If you don’t get bit in an area, note the water temp, bluegill presence and time of day. If you are fishing this area in the morning, check back later in the day as after the sun has had a chance to warm up the water, you may just be in for a surprise.
My preferred presentation: War Eagle Spinnerbait (Tandem Colorado/Indiana) or a Booyah Covert Single Colorado in White/Chartreuse fished on a 7’2” Witch Doctor Tackle Surman50G MH rod, with a Wright & McGill High Low Speed Reel with Seaguar InvizX Fluorocarbon 17-lb.
As bass move up on to the bank, whether that is a riprap bank that has warmer water on it from the rocks absorbing the sun’s warmth and in turn increase the water temperature, or a stump/laydown lined bank that bass are setting up to spawn on, these make great visual targets to flip to.
Looking at a riprap bank may seem like a daunting task to break apart and flip to, but by deciphering the key nuances of it, will allow you to identify the key sections to fish.
Larger boulders that are in the water will provide a current break and nice slack water area behind it for a bass to sit to grab an easy meal, or if it is a secondary channel area, a calm spot for a smallmouth to spawn behind.
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The reason bass like to set up on stumps or laydowns is that they offer a good current break and ambush point for a bass to get an easy meal.
Laydowns that extend from the bank out into the slough, can hold bass the whole time throughout the spring spawning stages. A bass can stage to spawn out on the tip of the laydown out over deeper water and then when ready to spawn, they can slide up to the base of the laydown near shore.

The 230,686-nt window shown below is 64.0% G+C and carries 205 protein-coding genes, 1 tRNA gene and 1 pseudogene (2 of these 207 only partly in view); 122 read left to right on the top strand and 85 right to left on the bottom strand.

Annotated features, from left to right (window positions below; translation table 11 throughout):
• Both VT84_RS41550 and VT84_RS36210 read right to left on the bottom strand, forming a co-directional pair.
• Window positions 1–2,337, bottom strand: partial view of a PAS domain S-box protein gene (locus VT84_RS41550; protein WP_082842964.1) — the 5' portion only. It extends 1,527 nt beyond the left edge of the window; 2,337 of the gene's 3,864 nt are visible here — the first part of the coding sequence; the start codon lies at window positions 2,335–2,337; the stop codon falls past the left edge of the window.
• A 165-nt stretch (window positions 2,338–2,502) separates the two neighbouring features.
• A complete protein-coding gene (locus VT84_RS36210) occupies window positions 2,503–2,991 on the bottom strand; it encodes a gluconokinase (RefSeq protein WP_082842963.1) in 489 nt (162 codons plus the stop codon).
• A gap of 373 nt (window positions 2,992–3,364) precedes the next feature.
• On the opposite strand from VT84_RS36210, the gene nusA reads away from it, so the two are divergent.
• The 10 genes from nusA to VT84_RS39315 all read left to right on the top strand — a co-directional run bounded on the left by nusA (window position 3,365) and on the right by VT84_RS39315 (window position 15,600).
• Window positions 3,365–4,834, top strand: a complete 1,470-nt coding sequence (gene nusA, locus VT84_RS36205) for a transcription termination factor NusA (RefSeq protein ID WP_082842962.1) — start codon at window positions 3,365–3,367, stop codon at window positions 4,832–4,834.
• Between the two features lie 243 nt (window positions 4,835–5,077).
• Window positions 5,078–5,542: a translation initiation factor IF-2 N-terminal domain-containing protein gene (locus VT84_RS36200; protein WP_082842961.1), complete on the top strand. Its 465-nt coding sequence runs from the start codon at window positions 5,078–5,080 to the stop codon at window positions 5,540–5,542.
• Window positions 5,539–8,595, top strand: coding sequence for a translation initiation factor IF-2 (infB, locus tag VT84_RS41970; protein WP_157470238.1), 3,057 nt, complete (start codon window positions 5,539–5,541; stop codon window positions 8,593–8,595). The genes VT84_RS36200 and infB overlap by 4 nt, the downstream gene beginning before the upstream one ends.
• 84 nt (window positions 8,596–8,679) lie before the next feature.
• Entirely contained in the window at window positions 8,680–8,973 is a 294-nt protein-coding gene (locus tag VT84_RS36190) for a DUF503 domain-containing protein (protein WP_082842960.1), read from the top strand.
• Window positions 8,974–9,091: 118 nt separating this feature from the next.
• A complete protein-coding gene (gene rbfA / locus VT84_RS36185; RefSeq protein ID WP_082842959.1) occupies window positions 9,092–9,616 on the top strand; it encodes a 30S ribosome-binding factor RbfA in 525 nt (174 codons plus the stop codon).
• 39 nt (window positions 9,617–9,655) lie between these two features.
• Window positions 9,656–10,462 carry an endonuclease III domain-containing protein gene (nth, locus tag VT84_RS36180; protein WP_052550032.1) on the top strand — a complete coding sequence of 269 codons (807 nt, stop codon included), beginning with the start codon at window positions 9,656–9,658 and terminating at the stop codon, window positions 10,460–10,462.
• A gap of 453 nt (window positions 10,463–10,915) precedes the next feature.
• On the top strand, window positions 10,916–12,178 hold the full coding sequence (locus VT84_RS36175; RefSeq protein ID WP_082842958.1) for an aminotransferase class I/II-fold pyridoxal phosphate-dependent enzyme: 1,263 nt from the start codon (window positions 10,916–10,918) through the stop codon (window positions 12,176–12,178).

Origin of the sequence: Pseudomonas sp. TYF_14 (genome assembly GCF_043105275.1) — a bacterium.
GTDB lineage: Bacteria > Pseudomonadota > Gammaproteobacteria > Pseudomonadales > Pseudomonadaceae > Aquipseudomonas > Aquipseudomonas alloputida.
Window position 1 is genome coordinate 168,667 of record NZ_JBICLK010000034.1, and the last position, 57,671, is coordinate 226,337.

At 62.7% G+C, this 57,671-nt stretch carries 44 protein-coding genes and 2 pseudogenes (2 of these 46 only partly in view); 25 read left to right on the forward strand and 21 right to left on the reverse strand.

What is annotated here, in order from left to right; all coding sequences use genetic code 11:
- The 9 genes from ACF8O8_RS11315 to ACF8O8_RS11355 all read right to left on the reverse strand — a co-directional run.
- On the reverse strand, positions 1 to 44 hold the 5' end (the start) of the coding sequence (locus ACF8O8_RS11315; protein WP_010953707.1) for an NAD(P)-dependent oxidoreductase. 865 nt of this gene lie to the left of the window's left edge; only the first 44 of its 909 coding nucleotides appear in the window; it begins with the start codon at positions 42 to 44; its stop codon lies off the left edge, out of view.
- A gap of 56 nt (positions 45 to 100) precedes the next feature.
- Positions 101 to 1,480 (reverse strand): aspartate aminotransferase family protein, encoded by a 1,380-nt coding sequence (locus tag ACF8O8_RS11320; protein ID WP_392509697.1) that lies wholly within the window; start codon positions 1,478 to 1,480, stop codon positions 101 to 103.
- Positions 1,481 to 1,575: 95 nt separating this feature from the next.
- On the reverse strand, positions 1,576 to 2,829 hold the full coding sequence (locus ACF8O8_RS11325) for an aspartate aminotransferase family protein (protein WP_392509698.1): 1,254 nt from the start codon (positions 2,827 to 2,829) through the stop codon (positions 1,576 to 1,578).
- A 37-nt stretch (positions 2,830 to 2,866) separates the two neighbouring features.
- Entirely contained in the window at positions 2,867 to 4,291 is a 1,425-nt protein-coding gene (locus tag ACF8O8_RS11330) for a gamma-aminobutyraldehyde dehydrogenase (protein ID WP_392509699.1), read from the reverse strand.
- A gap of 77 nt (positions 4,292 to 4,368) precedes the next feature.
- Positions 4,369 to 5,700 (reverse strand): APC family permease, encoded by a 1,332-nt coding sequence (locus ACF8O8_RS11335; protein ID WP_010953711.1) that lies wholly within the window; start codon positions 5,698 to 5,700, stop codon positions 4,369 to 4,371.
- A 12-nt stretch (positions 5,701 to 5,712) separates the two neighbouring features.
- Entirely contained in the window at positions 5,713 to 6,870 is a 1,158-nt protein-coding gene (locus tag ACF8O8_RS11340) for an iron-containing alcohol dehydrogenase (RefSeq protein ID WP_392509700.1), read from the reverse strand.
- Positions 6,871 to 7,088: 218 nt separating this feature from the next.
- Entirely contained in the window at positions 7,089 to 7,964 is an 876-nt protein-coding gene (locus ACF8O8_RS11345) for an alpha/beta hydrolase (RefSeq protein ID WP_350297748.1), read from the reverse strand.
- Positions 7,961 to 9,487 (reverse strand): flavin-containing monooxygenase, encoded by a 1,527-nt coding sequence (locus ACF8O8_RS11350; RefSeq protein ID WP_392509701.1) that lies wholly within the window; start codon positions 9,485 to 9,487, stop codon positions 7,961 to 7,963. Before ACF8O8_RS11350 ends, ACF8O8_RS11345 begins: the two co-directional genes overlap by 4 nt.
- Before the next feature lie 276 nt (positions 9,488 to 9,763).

Many times, a flat that has stumps on it, is a prime spawning flat in the back of backwater lake or slack water slough. These stumps are key to bass as the base of that stump make a great protected spot for a bass to spawn on.
By being aware of how that stump relates to the natural flow and progression for bass in that area will help you identify when and how bass could use those stumps to set up on.
Once I do find a key section of bank to flip, or an isolated target that may be holding multiple bass, I’ll deploy my dual Minn Kota Talon’s so I can focus on making the right cast each time and not worrying about my boat moving out of position.
My preferred presentation: All-Terrain Tackle AT Jig (Black/Blue) with a Zoom Super Chunk fished on a Witch Doctor Tackle Voodoo II 7’2” Heavy rod, with a Wright & McGill High Speed Reel with Seaguar AbrazX Fluorocarbon 20-lb.
As you gear up and prepare for that spring fishing trip on your favorite river system, be sure to keep these three patterns in mind as they’ll likely come into play at some time. •https://www.visionsoncanvas.com